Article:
This year’s Remember A Charity Week will see the 200-strong consortium shift the focus of its public messaging from raising awareness about legacies to building understanding and inspiring supporters into taking action.
2019 will be the tenth Remember A Charity Week. It runs from 9-15 September, and will see charities come together with 1,300 campaign supporters, both solicitors and Will-writers, to challenge the public’s biggest misconceptions about gifts in Wills through a humorous and nostalgic 1970s inspired campaign.
The change in focus reflects Remember A Charity’s aim of inspiring behavioural change and growing the proportion of charitable estates at probate to reach 18% by the end of 2021, from 15.8% in 2017.
With video footage developed in conjunction with a BAFTA award-winning comedian, to be named in September, this year’s campaign will explore common myths about legacy giving, encouraging the public to ask their own questions and aiming to break down the barriers that can prevent people from leaving a gift in their Will. This will include addressing concerns that legacies have to be particularly large, that they are complex to arrange and that they might prevent people from passing on their estate to their families.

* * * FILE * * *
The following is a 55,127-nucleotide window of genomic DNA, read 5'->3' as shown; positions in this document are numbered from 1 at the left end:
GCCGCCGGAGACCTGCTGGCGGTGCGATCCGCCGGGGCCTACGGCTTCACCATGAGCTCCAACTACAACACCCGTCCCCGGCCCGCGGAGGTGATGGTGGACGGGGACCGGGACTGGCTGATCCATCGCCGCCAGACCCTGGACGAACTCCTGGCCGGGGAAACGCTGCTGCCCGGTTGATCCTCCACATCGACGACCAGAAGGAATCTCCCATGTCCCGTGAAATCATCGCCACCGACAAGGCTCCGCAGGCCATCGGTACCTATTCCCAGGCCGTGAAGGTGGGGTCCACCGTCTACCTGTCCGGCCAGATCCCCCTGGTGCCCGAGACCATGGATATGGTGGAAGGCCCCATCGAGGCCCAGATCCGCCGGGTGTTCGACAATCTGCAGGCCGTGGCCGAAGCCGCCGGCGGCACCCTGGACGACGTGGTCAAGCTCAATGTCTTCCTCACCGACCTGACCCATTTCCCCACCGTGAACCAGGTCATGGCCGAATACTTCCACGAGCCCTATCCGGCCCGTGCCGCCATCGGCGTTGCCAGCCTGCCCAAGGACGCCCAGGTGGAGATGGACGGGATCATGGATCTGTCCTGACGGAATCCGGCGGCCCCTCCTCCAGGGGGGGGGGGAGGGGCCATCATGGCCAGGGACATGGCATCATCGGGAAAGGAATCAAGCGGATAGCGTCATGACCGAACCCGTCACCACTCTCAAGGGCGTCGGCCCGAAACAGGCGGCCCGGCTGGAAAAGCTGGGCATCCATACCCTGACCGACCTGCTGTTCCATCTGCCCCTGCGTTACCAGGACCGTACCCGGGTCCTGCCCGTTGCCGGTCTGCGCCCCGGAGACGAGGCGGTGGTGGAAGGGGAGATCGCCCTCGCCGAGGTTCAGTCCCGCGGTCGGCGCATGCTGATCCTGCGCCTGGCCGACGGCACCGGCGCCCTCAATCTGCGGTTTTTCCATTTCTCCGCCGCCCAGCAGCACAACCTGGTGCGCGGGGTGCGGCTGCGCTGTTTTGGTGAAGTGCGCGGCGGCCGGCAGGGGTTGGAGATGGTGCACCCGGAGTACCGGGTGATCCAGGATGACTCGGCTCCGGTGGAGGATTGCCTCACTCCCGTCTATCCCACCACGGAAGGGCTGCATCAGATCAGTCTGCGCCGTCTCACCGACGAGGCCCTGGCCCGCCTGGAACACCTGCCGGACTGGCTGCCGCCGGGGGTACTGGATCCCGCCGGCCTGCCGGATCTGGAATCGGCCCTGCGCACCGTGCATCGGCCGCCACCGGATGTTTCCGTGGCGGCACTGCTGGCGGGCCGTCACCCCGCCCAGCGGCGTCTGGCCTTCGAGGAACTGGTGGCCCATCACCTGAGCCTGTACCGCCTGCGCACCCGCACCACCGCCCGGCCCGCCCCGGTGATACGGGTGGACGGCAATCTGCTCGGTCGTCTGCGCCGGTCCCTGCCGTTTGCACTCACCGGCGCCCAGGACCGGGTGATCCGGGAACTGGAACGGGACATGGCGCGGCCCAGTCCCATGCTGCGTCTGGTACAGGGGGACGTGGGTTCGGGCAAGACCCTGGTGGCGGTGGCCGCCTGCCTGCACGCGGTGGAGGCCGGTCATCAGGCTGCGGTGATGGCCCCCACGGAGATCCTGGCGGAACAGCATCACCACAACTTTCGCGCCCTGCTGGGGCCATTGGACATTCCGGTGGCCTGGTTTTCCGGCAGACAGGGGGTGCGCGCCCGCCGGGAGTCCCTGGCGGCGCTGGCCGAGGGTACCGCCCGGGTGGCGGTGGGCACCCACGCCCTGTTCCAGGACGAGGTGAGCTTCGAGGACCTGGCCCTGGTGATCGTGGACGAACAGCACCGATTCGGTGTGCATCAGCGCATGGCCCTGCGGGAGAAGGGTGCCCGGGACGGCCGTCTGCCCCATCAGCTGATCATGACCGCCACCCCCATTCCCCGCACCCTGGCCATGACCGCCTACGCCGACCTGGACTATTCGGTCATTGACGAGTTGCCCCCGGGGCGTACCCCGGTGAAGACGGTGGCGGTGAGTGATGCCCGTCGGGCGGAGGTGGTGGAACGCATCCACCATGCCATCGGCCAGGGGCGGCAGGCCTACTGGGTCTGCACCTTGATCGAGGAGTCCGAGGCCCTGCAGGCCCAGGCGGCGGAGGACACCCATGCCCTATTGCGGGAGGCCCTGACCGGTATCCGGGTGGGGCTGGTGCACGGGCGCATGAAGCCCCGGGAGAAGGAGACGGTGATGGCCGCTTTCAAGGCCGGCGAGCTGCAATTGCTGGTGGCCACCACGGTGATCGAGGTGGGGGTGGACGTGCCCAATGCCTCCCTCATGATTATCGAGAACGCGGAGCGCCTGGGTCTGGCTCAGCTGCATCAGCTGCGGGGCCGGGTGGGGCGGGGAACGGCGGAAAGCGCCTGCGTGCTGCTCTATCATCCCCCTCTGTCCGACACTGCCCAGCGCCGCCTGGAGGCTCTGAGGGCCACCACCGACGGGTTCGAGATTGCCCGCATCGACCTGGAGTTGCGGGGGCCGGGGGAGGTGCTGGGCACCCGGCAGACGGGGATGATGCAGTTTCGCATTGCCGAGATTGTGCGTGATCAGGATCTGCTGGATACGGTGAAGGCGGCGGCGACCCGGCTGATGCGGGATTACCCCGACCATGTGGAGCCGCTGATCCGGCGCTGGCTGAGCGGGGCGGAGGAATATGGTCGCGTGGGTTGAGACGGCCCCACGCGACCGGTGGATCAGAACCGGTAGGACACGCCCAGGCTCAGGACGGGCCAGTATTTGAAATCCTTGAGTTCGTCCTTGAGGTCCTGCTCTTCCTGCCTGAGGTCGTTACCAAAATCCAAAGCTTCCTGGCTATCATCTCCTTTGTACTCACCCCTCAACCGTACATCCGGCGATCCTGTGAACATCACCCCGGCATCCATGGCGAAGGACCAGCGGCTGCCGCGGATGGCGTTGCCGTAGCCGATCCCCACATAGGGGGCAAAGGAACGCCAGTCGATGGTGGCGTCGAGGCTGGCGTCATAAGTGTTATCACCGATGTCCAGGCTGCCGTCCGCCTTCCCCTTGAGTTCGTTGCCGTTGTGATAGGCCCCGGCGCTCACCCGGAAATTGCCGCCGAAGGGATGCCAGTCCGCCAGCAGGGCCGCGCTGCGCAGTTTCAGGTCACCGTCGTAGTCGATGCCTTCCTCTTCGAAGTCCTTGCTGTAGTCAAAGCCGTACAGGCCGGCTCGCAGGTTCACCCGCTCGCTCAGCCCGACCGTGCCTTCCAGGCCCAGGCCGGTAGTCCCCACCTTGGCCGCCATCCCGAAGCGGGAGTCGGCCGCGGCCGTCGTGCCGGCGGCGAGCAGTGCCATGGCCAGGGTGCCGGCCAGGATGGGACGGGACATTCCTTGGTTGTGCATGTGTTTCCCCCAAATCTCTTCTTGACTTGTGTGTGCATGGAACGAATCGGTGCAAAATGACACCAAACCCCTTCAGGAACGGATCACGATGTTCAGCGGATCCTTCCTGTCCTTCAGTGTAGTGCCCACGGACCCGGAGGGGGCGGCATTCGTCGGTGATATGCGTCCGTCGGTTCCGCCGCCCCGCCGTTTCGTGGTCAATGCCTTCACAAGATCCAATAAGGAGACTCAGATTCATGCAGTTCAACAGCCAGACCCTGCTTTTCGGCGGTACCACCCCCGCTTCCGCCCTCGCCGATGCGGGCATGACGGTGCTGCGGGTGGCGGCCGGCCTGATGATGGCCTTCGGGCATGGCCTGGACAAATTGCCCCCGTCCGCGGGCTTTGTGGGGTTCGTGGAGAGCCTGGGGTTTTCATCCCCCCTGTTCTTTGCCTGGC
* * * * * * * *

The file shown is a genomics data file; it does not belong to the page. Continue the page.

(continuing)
Following on from last year’s Remember A Charity Week, the public will be encouraged to ‘pass on something wonderful’ to future generations. Charities in the consortium will be provided with materials, media and social tools, which can be tailored to their own audiences and potential legacy supporters.
Rob Cope, director of Remember A Charity, said:
“Raising more than £3 billion for good causes annually, legacies are a critical part of the UK fundraising landscape, but we shouldn’t be afraid of injecting a little humour into the way we talk about them with supporters. Legacies have a huge impact on the world and the more approachable we can make the topic the better.
“This year’s campaign is all about enabling conversation around legacy giving, addressing any misconceptions people might have and, ultimately, taking us even further along the behavioural change spectrum from awareness to take action.”
Charities that would like to take part in this year’s Remember A Charity Week are encouraged to sign up by the end of August.
Main image: Last year’s Remember A Charity Week featured the Human Search Engine
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